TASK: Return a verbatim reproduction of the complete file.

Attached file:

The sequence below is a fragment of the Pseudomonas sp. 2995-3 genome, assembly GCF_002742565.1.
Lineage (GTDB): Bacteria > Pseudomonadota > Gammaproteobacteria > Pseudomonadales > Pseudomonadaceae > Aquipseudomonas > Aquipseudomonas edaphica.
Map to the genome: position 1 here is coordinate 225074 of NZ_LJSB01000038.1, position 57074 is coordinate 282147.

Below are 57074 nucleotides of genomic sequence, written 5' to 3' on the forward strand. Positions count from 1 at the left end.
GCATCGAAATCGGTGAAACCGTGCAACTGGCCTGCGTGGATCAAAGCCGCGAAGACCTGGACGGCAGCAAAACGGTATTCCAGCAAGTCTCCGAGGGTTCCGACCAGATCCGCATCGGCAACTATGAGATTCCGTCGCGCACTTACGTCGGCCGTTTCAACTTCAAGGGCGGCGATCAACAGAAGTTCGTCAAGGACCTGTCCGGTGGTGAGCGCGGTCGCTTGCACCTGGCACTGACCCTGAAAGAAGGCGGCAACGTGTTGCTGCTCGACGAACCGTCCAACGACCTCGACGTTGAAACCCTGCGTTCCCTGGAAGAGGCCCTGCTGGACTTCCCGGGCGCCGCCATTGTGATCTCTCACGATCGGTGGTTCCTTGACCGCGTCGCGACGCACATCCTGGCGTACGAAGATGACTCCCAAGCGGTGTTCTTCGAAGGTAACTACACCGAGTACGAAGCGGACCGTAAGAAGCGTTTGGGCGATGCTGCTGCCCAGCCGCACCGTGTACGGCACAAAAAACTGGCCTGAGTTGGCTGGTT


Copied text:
The sequence below is a fragment of the Pseudomonas sp. 2995-3 genome, assembly GCF_002742565.1.
Lineage (GTDB): Bacteria > Pseudomonadota > Gammaproteobacteria > Pseudomonadales > Pseudomonadaceae > Aquipseudomonas > Aquipseudomonas edaphica.
Map to the genome: position 1 here is coordinate 225074 of NZ_LJSB01000038.1, position 57074 is coordinate 282147.

Below are 57074 nucleotides of genomic sequence, written 5' to 3' on the forward strand. Positions count from 1 at the left end.
GCATCGAAATCGGTGAAACCGTGCAACTGGCCTGCGTGGATCAAAGCCGCGAAGACCTGGACGGCAGCAAAACGGTATTCCAGCAAGTCTCCGAGGGTTCCGACCAGATCCGCATCGGCAACTATGAGATTCCGTCGCGCACTTACGTCGGCCGTTTCAACTTCAAGGGCGGCGATCAACAGAAGTTCGTCAAGGACCTGTCCGGTGGTGAGCGCGGTCGCTTGCACCTGGCACTGACCCTGAAAGAAGGCGGCAACGTGTTGCTGCTCGACGAACCGTCCAACGACCTCGACGTTGAAACCCTGCGTTCCCTGGAAGAGGCCCTGCTGGACTTCCCGGGCGCCGCCATTGTGATCTCTCACGATCGGTGGTTCCTTGACCGCGTCGCGACGCACATCCTGGCGTACGAAGATGACTCCCAAGCGGTGTTCTTCGAAGGTAACTACACCGAGTACGAAGCGGACCGTAAGAAGCGTTTGGGCGATGCTGCTGCCCAGCCGCACCGTGTACGGCACAAAAAACTGGCCTGAGTTGGCTGGTT